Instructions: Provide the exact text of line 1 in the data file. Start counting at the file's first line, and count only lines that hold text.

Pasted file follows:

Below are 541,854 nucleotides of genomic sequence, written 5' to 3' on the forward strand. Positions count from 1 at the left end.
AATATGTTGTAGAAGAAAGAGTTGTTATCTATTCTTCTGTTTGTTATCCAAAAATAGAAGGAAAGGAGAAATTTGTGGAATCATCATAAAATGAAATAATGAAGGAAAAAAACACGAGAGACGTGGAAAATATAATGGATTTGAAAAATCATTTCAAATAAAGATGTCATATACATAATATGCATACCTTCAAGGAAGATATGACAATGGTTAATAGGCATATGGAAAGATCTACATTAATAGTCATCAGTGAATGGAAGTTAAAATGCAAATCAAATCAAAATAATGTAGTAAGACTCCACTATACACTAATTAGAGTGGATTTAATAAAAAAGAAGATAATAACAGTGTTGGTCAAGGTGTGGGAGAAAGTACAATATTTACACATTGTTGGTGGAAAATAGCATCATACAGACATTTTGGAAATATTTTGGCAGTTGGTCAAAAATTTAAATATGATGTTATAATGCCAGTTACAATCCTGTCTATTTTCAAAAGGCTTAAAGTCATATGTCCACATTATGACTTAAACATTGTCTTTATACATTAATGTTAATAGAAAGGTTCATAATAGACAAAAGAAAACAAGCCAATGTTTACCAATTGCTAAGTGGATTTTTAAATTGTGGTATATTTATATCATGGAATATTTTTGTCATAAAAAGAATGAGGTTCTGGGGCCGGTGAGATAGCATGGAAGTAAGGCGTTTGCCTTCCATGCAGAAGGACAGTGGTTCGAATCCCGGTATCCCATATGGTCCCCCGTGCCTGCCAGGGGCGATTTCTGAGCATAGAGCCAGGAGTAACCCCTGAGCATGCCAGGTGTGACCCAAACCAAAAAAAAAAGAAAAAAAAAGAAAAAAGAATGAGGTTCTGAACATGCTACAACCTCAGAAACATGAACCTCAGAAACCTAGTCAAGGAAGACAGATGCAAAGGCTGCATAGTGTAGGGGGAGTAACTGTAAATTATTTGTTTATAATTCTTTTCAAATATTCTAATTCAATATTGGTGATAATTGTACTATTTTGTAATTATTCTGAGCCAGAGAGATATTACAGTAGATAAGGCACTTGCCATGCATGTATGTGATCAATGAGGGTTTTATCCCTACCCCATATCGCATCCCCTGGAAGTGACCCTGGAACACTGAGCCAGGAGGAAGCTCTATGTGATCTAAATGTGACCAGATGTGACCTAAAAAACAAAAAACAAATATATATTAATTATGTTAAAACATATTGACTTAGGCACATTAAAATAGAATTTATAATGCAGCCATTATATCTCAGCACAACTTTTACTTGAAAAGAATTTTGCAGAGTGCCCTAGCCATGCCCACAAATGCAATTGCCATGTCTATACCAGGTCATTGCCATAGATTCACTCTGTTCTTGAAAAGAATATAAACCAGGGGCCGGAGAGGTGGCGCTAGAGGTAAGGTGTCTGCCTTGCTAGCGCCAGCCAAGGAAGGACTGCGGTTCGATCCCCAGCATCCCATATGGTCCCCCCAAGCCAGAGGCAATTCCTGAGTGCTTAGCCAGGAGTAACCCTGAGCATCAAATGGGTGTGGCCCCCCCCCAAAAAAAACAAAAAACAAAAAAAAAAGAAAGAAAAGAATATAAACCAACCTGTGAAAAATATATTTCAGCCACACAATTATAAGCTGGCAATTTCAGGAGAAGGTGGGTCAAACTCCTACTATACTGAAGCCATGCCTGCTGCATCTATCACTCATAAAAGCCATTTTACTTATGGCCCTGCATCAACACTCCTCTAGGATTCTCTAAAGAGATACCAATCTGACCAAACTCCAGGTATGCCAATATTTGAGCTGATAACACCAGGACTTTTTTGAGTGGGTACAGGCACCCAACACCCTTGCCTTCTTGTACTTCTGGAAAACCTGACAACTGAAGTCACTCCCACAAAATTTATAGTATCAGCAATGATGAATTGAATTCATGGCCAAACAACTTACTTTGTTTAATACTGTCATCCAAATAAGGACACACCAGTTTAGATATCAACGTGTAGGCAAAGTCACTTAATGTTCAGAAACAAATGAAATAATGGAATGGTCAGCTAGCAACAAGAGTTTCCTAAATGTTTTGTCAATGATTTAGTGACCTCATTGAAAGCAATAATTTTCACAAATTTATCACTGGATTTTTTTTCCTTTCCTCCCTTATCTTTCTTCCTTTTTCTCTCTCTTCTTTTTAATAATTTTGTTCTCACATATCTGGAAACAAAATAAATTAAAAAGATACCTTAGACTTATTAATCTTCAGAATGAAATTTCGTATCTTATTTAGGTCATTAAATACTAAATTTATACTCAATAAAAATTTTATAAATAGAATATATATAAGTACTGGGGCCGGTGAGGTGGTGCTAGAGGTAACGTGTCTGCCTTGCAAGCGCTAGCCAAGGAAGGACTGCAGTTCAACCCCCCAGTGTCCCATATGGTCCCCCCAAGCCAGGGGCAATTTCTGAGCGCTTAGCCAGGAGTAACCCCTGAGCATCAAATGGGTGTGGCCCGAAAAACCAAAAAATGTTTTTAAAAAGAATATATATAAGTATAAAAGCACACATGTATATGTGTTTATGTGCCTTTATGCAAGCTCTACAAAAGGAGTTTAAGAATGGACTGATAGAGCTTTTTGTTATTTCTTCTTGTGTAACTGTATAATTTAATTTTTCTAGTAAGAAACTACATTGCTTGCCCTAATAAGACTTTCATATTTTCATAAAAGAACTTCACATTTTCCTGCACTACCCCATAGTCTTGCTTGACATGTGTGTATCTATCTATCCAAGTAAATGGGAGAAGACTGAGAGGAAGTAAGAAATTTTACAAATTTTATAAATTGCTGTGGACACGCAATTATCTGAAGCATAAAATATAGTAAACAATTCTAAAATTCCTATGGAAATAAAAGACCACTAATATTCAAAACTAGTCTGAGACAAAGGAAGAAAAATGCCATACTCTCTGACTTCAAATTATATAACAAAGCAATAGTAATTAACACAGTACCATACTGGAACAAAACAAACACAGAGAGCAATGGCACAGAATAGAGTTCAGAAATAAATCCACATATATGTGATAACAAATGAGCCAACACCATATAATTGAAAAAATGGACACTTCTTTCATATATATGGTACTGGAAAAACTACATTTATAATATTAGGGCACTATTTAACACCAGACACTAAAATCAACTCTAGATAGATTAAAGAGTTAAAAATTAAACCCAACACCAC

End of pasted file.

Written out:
Below are 541,854 nucleotides of genomic sequence, written 5' to 3' on the forward strand. Positions count from 1 at the left end.